4) one of the vows of baptism, is to obey Christ as your Lord. From the conservative view, this couple is saying “yes, we will obey you as Lord, but not in this way (their marriage) that the priest and bishop teach because we don’t believe our relationship is sinful. We believe it is holy.
5) so the conservative diocese has a problem. Do we allow people to stand before God, vowing to obey him as their Lord and apply different meanings to these words? And have the congregation vow to support them when they (perhaps only a majority) apply a different meaning from the parents? From an outsider’s view, they, the parents and the priest, are engaged in a sham baptism worthy of Alice in Wonderland (either the vows have meaning or baptism means nothing) or from the conservative view, they are affirming a promise before God and the people that they know is false.
6) this controversy is about two world views colliding. As a parent, I know that loving my children is often saying yes, but only on the terms I lay down, not the ones they are asking for. If Bp. Brewer doesn’t cave before public opinion, I suspect he will be answering the parents along the same lines. And since he is one of the most loving pastors I have ever met, I suspect the parents will know they are loved by him even as he tells them yes, but only on his terms, which i assume they will say no to.

David O'Rourke

Rob, good questions here. My response is, does the priest asking the questions have a role in defining what it means for the parents to “follow and obey him as your Lord” or to “renounce all sinful desires that draw you from the love of God”, or is it the task of the parents to prayerfully discern what it means for them to follow and obey and what sinful desires draw them from the love of God?

If the fathers do not see their relationship and their love for each other as sinful desires, and have reached that determination through prayerful discernment, then is it the place of the priest to determine otherwise? My point is, in all the sacramental services that include questions, including baptism, confirmation, marriage, and ordination, those receiving the sacraments are asked questions and the assumption is that those answering are doing so in good faith.

Gwen Palmer

This is certainly a good explanation of the point of view that could consider this baptism disallowable.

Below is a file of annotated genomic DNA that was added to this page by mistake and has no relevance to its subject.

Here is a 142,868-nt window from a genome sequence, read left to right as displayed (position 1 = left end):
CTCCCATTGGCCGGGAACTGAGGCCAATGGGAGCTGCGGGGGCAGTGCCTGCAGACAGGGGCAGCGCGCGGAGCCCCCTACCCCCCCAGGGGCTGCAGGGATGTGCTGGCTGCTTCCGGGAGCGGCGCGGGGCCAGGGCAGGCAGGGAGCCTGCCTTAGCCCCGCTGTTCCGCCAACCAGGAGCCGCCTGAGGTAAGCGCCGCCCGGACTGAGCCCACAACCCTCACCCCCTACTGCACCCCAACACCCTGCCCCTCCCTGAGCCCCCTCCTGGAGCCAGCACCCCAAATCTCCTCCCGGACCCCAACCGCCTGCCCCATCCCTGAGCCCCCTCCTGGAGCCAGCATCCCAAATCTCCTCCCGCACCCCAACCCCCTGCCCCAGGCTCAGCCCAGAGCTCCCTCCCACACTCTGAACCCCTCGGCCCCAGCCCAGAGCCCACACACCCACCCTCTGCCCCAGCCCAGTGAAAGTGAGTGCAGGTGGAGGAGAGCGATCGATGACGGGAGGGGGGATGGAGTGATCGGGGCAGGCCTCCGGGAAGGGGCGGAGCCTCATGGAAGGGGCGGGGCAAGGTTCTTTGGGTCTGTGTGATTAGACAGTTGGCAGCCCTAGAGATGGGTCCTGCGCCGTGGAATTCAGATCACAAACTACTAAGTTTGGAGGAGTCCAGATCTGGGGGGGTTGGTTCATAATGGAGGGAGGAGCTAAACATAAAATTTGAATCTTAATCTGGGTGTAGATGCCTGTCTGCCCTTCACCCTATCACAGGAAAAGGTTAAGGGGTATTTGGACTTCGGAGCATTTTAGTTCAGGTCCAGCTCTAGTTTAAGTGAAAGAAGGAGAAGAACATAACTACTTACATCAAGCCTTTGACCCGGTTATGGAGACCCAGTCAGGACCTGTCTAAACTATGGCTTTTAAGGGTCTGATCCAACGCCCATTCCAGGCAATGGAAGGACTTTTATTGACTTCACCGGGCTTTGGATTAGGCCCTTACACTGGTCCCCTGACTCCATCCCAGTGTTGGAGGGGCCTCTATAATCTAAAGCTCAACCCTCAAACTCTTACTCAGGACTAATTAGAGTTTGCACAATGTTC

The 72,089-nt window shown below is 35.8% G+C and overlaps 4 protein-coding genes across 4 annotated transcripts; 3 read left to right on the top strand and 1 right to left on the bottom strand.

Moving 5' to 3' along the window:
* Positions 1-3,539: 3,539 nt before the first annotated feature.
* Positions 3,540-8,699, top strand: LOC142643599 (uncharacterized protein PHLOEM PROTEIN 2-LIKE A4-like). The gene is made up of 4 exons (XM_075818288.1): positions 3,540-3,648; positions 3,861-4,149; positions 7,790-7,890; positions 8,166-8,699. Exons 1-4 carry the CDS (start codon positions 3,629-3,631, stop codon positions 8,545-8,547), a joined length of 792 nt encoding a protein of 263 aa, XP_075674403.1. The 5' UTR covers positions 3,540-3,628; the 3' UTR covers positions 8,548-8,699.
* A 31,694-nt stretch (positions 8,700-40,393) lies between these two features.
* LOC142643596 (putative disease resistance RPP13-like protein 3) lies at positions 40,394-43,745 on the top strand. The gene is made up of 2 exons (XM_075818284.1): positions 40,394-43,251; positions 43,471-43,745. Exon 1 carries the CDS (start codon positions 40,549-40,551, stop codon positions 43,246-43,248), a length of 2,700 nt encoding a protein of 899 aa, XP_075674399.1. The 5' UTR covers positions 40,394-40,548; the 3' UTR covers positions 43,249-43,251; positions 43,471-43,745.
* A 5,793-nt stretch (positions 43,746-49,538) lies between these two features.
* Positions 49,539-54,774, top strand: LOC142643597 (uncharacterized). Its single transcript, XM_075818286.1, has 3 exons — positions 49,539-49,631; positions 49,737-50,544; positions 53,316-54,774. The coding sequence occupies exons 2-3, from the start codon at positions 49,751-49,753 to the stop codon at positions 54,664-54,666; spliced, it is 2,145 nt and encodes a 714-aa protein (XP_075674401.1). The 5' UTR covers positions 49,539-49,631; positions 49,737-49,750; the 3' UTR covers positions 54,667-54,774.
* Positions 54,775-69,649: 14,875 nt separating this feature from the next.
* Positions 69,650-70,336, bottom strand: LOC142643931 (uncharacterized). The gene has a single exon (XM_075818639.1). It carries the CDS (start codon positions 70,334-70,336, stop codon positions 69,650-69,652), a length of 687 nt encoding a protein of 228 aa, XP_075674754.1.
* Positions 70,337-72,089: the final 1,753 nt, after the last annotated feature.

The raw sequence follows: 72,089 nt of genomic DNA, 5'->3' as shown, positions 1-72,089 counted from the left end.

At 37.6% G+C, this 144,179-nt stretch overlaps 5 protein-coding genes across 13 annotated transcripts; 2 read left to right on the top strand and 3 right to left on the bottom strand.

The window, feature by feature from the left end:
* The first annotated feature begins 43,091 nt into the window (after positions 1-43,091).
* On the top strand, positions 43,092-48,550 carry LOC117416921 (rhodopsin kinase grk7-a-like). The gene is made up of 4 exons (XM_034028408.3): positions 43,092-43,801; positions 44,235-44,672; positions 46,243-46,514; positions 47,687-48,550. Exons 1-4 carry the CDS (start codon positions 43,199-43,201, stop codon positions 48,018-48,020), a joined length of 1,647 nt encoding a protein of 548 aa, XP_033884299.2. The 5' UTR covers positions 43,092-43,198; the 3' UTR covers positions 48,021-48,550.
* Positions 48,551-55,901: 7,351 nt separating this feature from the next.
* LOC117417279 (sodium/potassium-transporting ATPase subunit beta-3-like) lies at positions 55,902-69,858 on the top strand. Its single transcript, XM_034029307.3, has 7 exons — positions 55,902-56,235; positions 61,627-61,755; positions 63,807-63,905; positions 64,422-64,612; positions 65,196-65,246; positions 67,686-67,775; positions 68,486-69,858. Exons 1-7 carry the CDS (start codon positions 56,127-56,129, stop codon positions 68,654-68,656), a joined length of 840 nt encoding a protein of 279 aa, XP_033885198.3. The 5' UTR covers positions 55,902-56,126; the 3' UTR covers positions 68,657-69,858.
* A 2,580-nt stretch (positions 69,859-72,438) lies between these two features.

Trouble is, in formulating a blessing for same sex unions, the denomination has clearly stated that it finds committed same sex unions not to be in disobedience of Christ.

So it describes other denominations. Not TEC.

And it doesn’t explain why single parents who chose not to marry and are unrepentant about the circumstances of their baby’s birth, or about non-marital sex, don’t have their commitment to Christ questioned when seeking baptism for their babies. At least, not to the point of denying the baby initiation into Christ’s church.

It also ignores the fact that many straight and traditionally married parents are openly in favor of marriage for same sex couples who want it, and obviously will also teach their child that it’s not wrong. But they are not denied baptism for their children.

Questioning only the commitment to Christ of gay couples applies a double standard.

Cynthia Katsarelis

You are mistaken, Rob, about what Jesus is saying. He is speaking to the hard heartedness of men who divorce their wives. In that time, a woman who didn’t live under the protection of a man’s household was terribly vulnerable, and likely to live in poverty.

At the time, women were basically chattel. It’s only in recent times that “conservatives” have used it as Jesus “defining” marriage.

So no, Jesus did not “clearly define” heterosexual marriage. It’s a logical flaw called proof texting. And it is a hurtful and harmful one.

Rob Holman

Cynthia, you have the context and main point of the teaching correct but that does not negate his teaching on marriage which he clearly affirms and defines even referencing Genesis to do so. And your comment about conservatives only using that passage recently to affirm heterosexual marriage is just silly. First, it is referenced in the marriage rite of the BCP 1662 and second it was never necessary to argue for heterosexual marriage until recent cultural changes. For millennia heterosexual marriage has been a given. To even suggest otherwise people would have thought you were daft. And proof texting is to take one comment out of context, but marriage is the context of the teaching. Don’t divorce. Stay married. A man and a woman become one flesh. I know. I have a couple of them running around my house. Besides, the scriptures teaching on marriage from Genesis to Leviticus, to the Song of Solomon, to the prophets, through the Gospels, epistles and Revelation is consistent. That is called biblical theology not proof texting.

Joe Ferrell

This is truly beyond the pale. What troubles me most is that the dean backed out after “someone” complained. He seems not have had overwhelming theological or pastoral concerns when he initially agreed to baptize the child, although scheduling it at a time when people more “open” to such things would likely be in attendance does indicate some discomfort. I worry that this incident portends a movement to allow clergy to deny access to all sacraments and sacramental rites to “practicing” LGBT folk and their families.

Dan Beach

How is it that Orlando always manages to make the news for all the wrong reasons. Dean Clark certainly could have foreseen this (now national) reaction, handled it with grace, and asked for the Bishop’s guidance (perhaps he did?). The backpedaling and attempts to “fix” the situation have begun. The fallout for the Cathedral is enormous. I am sad that 78 years after I was first baptized an Episcopalian, bigotry continues. As Paul Woodrum wrote so well: ” Save the place before it drowns in its sea of hypocrisy. And this goes double for the whole see of Central Florida.”